At a Senate Environment and Public Works Committee meeting on Feb. 12, leaders from big labor, big business, AASHTO, and AMTRAK testified to the importance of keeping the Highway Trust Fund solvent. The first two specified increasing the gas tax.
Feb 14, 2014 The Hill
While road usage fee advocates may be celebrating this key endorsement of what many transportation experts view as the inevitable funding option, Streetsblog's Tanya Snyder is calling it a setback because of what else Rep. Bill Shuster did on Feb 4.
Feb 7, 2014 Streetsblog USA
From Republican congressman from Ill. to President Obama's first Transportation Secretary, Ray LaHood now takes on a new role as a co-chair of the bipartisan coalition, Building America's Future, to advocate for increased infrastructure investment.
Jan 15, 2014 AASHTO Journal
The Washington Post editorial pulled no punches. The Highway Trust Fund must be fully funded, meaning that gas taxes must increase in the short term. Furthermore, a transition to a road usage fee is needed, and Rep. Earl Blumenauer's 2 bills do both.
Dec 30, 2013 The Washington Post - Editorial
As we inexorably approach the day the Highway Trust Fund goes broke, more policy experts offer creative alternatives to the per gallon gasoline tax. Michael Webber of the Energy Institute at UT Austin describes his option in a New York Times op-ed.
Dec 27, 2013 The New York Times - Opinion
Yes - the nonprofit organization representing 53 million motorists in the U.S. and Canada sees value in raising the gas tax to improve the nation's roads, bridges and transit systems. UPS, a major road user, agrees. But there are many detractors.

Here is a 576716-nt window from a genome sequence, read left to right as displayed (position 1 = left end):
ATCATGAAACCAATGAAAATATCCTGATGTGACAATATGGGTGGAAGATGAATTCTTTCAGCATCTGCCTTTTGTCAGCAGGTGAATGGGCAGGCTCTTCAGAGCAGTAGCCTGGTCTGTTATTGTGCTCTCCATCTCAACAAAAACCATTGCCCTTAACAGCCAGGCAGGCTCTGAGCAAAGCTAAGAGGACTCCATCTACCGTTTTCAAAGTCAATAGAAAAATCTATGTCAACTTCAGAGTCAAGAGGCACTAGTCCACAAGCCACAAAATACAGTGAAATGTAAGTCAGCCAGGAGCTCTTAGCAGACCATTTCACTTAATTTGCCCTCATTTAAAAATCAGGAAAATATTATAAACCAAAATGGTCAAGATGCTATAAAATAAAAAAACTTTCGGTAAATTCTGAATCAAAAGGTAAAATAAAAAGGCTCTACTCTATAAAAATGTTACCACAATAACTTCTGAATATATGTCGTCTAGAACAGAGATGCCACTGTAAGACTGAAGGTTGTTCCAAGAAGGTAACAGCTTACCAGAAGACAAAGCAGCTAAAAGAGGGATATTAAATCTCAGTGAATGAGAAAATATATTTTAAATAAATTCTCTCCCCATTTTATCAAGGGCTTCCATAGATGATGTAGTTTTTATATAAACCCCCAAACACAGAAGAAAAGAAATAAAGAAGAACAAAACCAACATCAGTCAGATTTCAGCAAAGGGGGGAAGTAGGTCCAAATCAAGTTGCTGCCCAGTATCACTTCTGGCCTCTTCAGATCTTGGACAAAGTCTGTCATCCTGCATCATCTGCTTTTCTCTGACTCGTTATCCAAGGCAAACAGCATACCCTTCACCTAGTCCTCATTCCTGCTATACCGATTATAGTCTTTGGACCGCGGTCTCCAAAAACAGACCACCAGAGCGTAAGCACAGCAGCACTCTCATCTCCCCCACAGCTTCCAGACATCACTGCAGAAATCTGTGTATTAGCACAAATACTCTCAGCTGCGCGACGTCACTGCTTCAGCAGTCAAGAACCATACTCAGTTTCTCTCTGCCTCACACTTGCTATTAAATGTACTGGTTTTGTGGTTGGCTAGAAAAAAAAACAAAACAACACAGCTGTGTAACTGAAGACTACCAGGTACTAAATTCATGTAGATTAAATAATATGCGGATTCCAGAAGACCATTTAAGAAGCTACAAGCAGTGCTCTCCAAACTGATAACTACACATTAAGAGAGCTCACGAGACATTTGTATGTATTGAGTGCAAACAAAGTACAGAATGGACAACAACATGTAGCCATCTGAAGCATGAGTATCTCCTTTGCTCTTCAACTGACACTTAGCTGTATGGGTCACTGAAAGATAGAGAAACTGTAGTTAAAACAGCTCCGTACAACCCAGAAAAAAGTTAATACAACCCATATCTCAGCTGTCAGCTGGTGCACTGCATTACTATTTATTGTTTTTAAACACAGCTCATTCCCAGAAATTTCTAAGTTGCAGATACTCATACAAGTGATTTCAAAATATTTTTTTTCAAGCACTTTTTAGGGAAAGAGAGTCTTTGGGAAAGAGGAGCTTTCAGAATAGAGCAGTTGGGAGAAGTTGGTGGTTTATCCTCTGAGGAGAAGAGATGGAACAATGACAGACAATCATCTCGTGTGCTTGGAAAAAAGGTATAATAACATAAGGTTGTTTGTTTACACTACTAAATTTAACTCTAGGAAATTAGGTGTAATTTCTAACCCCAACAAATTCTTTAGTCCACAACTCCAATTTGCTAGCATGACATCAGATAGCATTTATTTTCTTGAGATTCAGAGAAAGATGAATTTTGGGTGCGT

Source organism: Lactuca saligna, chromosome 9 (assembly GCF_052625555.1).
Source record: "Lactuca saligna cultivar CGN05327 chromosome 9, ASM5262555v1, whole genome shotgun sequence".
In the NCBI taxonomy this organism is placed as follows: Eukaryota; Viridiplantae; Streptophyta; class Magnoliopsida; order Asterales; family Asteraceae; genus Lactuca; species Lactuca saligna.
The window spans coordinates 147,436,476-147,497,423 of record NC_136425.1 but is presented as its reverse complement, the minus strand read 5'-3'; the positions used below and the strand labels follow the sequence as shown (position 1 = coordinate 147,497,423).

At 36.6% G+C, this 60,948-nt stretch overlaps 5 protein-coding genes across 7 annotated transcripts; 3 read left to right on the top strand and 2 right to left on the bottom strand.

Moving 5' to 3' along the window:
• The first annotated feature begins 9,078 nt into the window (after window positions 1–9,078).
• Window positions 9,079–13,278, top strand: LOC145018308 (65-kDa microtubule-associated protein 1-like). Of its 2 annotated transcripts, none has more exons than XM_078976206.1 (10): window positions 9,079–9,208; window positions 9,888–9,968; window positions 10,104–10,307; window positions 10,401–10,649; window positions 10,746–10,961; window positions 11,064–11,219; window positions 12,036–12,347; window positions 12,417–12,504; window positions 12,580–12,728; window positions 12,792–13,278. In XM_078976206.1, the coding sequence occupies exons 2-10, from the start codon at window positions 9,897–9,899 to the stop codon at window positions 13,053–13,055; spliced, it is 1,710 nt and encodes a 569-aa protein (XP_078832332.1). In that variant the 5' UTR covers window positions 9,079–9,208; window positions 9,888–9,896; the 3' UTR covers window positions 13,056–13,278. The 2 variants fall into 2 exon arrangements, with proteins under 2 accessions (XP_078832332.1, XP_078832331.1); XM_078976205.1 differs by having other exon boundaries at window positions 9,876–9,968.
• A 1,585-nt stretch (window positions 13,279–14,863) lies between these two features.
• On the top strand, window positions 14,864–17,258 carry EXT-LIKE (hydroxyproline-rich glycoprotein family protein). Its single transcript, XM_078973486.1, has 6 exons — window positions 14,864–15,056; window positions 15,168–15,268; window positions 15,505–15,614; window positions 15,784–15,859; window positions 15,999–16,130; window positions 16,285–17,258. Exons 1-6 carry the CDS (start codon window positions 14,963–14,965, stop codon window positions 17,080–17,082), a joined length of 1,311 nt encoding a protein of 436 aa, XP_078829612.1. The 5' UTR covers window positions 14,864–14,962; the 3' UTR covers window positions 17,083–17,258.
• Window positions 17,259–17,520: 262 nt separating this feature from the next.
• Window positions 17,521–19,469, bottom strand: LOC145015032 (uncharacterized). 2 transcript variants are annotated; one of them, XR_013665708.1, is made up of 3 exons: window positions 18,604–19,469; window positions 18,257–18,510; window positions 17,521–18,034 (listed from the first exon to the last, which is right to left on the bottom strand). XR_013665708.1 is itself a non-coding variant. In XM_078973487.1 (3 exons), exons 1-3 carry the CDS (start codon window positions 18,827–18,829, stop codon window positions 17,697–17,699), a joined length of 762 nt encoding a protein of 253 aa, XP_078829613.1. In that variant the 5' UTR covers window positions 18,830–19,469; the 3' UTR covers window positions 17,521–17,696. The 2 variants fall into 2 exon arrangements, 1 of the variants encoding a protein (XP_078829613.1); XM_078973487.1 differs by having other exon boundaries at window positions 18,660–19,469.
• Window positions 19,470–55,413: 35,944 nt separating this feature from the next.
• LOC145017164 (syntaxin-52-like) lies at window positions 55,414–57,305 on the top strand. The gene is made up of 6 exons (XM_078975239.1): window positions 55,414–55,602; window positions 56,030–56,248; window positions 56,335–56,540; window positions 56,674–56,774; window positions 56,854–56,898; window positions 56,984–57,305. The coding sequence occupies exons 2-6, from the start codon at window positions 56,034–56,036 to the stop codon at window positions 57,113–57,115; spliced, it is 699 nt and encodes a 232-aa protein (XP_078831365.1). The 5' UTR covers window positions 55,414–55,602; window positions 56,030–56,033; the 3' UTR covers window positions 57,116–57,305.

Dec 10, 2013 The Washington Post
If it was good enough for Alan Simpson and Erskine Bowles, the Republican and Democrat authors of President Obama's deficit commission bearing their names, the phased, 15-cent fuel tax increase should be adopted, says Rep. Earl Blumenauer (D-Ore.).
Dec 4, 2013 The Hill's Transportation Blog
Make that a 'defunding' bill, technically described as a devolution bill. The concept is simple: roll back the federal gas tax to 3.7 cents per gallon, shift transportation responsibility to the states and use block grants to provide federal funding.
Nov 18, 2013 The Hill's Transportation and Infrastructure Blog
Freed from the political constraints of holding a cabinet position, former Secretary of Transportation Ray LaHood told a university audience that the increase is necessary to meet multi-modal infrastructure needs, not just road construction.
Oct 24, 2013 WAMU
Could Virginia, the state that did away with its gasoline excise tax entirely, be the template for a new federal transportation funding system? By using multiple taxes and fees, they present an alternative to simply raising the federal gas tax.
Oct 23, 2013 CQ Roll Call